But I rejoiced in the Lord greatly that now at last your care for me has flourished again; though you surely did care, but you lacked opportunity. Not that I speak in regard to need, for I have learned in whatever state I am, to be content: I know how to be abased, and I know how to abound. Everywhere and in all things I have learned both to be full and to be hungry, both to abound and to suffer need. I can do all things through Christ who strengthens me.
The Apostle Paul is closing out his letter to the church at Philippi, taking a moment to give thanks to God for the way He has used them to supply his needs while in prison in Rome. Paul makes it a point of instruction to tell them that he was not suffering for the lack of support, because he has learned to trust that God will always provide for his needs…so there is no reason to be worried, or unsatisfied with what we have – whatever we have is what God wants us to have, and His strength is promised to make up for any deficiency. This echoes the words of Jesus, in the Sermon on the Mount, when He tells us not to worry about the necessities of life, because God preserves and provides for those who seek after Him. Paul, in verse twelve, spells out specifically what things he is able to do, by the strength of Christ living within him, by the indwelling of the Holy Spirit, a gift promised to all who follow Jesus. This becomes even more clear if we see this passage in a different translation, the NIV, which renders the Greek more accurately. Here is verse 13 in that version (emphasis mine):
I can do all this through Him who gives me strength.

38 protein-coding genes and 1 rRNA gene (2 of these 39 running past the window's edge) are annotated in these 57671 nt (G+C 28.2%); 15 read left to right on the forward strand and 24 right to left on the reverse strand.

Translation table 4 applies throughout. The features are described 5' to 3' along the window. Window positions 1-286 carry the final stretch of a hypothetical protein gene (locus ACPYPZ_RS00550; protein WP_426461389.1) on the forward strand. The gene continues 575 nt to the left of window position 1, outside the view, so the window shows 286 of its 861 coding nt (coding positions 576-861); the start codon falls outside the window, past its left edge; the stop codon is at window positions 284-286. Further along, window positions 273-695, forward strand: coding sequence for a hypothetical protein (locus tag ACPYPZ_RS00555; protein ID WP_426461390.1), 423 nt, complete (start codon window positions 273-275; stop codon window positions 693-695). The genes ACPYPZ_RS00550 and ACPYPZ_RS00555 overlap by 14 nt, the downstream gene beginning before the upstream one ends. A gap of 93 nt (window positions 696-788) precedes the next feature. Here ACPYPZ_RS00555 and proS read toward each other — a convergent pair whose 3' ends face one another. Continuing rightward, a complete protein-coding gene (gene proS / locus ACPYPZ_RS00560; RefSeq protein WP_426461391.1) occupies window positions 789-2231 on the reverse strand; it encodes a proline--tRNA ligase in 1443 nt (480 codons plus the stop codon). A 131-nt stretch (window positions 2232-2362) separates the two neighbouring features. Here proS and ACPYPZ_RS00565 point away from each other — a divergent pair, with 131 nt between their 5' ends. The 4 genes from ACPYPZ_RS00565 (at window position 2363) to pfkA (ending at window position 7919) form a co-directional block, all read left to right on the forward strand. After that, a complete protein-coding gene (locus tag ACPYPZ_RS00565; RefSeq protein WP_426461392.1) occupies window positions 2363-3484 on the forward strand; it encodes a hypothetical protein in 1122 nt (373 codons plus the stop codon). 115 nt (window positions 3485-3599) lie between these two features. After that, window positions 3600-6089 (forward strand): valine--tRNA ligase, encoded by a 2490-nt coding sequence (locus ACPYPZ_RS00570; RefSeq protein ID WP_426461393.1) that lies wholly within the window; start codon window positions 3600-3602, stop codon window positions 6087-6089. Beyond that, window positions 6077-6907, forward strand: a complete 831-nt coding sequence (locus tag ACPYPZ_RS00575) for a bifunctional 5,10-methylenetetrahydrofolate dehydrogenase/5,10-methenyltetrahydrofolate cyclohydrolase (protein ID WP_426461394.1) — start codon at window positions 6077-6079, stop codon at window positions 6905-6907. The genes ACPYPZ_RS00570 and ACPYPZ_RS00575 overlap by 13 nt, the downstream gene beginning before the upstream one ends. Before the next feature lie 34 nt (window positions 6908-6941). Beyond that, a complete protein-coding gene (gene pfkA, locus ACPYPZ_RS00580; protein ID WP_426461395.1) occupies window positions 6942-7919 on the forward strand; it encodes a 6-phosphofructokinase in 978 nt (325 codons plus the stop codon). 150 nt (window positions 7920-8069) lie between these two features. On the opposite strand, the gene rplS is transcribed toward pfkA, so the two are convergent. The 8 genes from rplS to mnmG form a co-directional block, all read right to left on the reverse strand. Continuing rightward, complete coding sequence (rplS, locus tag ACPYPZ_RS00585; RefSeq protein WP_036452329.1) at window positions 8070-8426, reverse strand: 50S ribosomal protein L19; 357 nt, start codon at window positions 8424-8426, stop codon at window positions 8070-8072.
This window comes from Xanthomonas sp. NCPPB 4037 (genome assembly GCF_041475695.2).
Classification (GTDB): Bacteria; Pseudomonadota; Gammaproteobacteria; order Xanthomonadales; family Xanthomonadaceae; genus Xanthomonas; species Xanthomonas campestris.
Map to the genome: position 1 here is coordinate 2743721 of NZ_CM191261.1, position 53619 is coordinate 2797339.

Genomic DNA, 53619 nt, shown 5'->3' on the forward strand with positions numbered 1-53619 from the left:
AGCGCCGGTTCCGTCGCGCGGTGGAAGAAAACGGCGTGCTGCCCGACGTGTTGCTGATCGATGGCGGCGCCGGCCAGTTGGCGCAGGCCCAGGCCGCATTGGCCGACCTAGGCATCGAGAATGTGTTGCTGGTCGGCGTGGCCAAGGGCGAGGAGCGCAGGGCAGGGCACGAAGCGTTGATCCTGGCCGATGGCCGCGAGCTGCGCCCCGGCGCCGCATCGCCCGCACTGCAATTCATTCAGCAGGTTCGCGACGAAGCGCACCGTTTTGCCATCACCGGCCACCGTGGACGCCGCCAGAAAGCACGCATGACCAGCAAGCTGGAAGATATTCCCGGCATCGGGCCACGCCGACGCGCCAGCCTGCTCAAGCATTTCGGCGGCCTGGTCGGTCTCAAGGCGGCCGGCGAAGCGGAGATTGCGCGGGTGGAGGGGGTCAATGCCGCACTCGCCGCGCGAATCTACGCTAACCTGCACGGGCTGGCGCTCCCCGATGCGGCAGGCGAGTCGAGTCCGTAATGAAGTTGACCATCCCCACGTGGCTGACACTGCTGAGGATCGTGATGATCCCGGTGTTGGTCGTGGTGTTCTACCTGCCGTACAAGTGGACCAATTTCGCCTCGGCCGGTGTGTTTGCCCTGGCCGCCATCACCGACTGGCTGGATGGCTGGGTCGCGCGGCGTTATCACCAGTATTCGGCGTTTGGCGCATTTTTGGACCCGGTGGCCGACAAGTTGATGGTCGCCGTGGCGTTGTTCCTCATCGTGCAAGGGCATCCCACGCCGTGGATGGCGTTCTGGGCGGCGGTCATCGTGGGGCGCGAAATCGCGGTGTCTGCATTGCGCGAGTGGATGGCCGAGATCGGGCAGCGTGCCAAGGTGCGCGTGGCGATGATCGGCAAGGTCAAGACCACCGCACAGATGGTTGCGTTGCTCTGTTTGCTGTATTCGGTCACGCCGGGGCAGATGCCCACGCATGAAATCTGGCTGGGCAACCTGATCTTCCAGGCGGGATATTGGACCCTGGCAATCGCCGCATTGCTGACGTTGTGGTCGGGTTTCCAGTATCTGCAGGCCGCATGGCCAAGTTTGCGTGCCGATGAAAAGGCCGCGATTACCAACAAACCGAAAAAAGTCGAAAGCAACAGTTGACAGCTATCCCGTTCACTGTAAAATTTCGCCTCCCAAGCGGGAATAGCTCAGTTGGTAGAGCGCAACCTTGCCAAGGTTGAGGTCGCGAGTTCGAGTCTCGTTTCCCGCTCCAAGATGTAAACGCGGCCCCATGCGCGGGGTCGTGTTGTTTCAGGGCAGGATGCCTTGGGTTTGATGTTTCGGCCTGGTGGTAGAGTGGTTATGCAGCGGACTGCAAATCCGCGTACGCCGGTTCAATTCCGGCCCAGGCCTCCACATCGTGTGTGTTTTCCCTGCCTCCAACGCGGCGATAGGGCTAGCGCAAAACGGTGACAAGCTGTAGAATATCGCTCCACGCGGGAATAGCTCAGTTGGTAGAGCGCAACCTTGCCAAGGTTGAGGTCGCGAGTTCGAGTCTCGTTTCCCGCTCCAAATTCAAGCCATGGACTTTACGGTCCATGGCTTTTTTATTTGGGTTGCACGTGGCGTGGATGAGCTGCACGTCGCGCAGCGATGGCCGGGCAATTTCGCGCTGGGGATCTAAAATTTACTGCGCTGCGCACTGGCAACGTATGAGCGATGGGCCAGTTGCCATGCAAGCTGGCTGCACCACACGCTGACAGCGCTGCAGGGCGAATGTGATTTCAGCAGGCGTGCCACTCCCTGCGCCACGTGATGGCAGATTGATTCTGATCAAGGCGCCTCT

So, what Paul is teaching is that the power of Christ is the means by which he can trust and believe that God will provide enough for his needs; this faith frees him from some of the greatest temptations we face – greed, envy, bitterness, resentment; and what a great gift this is! But a promise that Jesus will help me live like Jesus is not going to dunk that ball…or fix my schedule, either. So what passage (remember, never read just a verse!) should Friend be holding out to me in my time of need? Here’s one from Colossians 3 that really helped me learn how to prioritize my time and commitments. I would love to hear what others have to say, so post yours in the comments below, I promise to respond to every one!
23 Whatever you do, work at it with all your heart, as working for the Lord, not for human masters, 24 since you know that you will receive an inheritance from the Lord as a reward. It is the Lord Christ you are serving.
When I weigh the various opportunities and obligations before me in light of how they serve the Kingdom, it gets much easier to say Yes, or No, as required to allow sufficient effort and attention to a few things, rather than a flurry of distracted activity that actually does very little, and costs the heart so much. This is an accurate, effective, and Christ-honoring use of Scripture, which is why we have it in the first place; I am humbled and honored by the calling He has placed on me to help combat false doctrines and errant teachings, that He may be known as He knows us – in Spirit and in truth. I hope you, Dear Reader, find value in what I do here, and if so, please share what you learn with those around you – we all need a little more truth in our lives, and a little more Jesus, too.
Following hard after Him,